Designing More than Just a Structure

March 10, 2017

Hands-on design in Pratt's Certificate of Architectural Engineering Program challenges students to think beyond functionality

Duke's architectural engineering class

Pratt’s Architectural Engineering Certificate Program provides students with an understanding of the design process from problem definition to solution. To earn the certificate, students complete six required and two elective courses.

The world’s most famous structures do more than function, they have beauty – which is why future design professionals at Duke are being challenged to incorporate aesthetics into their design challenge projects.

The challenge given to these students is one that architects and engineers receive each day: conceive and build a structure for a client who wants more than just a shelter.

The design brief for students working toward a Certificate in Architectural Engineering was to design a distinctive building that not only fit its site and responded to context, but also expressed the spirit of what it will contain – symbols of university excellence, such as a championship trophy or a Nobel Prize medallion. Near the end of the course students made presentations, including detailed models and drawings, to their classmates and instructors.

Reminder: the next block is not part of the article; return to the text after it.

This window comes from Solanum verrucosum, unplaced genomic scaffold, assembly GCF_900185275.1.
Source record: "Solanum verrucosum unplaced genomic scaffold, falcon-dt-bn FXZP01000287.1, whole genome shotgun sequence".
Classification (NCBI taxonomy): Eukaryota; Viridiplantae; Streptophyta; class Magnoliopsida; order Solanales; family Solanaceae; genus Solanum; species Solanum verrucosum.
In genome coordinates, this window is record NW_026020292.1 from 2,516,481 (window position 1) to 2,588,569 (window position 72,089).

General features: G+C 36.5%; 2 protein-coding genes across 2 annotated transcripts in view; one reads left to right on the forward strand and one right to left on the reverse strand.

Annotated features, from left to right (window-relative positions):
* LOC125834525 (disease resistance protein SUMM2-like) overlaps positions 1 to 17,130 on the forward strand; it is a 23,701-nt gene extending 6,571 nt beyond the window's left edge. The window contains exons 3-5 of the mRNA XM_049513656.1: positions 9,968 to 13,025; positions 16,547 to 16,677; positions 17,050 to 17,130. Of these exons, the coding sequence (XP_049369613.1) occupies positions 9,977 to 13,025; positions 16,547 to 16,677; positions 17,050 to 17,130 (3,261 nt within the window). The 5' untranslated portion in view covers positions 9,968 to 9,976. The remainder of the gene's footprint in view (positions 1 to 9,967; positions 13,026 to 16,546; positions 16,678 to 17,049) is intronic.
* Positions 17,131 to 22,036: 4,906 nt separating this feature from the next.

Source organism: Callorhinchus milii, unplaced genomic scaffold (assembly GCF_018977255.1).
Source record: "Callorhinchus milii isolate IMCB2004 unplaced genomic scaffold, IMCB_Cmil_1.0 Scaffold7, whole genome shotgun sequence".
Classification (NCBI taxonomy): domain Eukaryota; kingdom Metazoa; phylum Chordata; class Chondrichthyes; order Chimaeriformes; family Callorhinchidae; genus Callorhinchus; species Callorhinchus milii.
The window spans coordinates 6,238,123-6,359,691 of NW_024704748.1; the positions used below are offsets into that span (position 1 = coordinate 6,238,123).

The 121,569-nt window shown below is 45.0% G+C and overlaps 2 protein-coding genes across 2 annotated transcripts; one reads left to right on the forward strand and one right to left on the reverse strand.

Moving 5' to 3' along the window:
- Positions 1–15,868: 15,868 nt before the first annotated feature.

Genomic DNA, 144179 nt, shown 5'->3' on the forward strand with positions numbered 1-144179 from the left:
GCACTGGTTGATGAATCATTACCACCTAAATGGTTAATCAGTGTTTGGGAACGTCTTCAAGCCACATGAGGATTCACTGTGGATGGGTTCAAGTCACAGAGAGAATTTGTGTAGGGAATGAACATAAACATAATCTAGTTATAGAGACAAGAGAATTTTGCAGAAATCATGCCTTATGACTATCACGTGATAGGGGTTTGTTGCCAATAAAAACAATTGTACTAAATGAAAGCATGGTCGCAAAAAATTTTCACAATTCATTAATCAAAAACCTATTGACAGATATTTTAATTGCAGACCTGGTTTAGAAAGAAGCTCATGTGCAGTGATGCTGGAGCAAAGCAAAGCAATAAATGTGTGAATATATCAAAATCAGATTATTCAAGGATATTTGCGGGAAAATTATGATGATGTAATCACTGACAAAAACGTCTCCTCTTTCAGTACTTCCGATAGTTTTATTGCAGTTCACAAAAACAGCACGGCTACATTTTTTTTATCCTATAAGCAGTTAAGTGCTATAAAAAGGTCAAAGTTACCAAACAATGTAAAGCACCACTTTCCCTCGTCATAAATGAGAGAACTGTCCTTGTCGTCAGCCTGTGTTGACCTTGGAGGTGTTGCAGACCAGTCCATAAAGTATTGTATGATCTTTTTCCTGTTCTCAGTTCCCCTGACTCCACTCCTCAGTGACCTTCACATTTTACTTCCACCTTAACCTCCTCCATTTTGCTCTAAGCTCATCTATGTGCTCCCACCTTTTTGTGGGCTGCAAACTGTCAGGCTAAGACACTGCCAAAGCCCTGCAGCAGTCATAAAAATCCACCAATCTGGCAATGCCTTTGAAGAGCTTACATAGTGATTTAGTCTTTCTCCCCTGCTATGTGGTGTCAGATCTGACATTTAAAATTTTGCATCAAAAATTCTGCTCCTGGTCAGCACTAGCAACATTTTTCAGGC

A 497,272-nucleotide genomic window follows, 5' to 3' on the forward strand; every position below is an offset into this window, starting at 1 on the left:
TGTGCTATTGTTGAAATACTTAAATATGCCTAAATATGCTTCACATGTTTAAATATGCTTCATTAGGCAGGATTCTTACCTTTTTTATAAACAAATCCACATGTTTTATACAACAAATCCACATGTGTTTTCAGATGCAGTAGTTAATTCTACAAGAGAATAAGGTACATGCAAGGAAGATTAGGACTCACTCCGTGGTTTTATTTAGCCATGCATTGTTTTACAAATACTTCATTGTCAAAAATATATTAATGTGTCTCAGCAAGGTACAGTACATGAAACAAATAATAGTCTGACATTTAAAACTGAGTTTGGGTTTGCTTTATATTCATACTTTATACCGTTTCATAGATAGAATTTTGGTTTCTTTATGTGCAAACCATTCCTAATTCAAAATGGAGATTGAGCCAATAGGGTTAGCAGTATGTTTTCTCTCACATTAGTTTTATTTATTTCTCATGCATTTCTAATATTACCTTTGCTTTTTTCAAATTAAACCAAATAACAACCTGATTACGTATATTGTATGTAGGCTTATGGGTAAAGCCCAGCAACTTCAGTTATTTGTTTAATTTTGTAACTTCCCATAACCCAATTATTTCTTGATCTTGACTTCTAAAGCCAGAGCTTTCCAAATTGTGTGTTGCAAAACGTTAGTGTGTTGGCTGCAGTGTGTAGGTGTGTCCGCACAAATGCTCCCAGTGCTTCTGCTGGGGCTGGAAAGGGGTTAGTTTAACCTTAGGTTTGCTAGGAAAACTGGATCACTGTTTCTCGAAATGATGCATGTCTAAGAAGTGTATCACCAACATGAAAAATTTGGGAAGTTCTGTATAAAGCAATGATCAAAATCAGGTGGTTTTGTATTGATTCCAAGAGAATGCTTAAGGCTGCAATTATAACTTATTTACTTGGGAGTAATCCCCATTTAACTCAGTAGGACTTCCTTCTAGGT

The in-depth project is typical of Pratt’s architectural engineering certificate program, said Chris Brasier, FAIA, a licensed architect serving as the program’s director.

“Problem solving using design thinking is at the heart of the program,” he said. “It’s not just another presentation or another paper. Our students work through the design process throughout the course, from initial problem definition to iterative exploration and final solution.”

 Learn More about Architectural Engineering at Pratt

Students in Duke's architectural engineering certificate

Students at the Smithsonian National Museum of African-Amemrican History and Culture

Student design of a building to display awards

A Duke student shows off his building design

student building design

Duke students learning from professional architects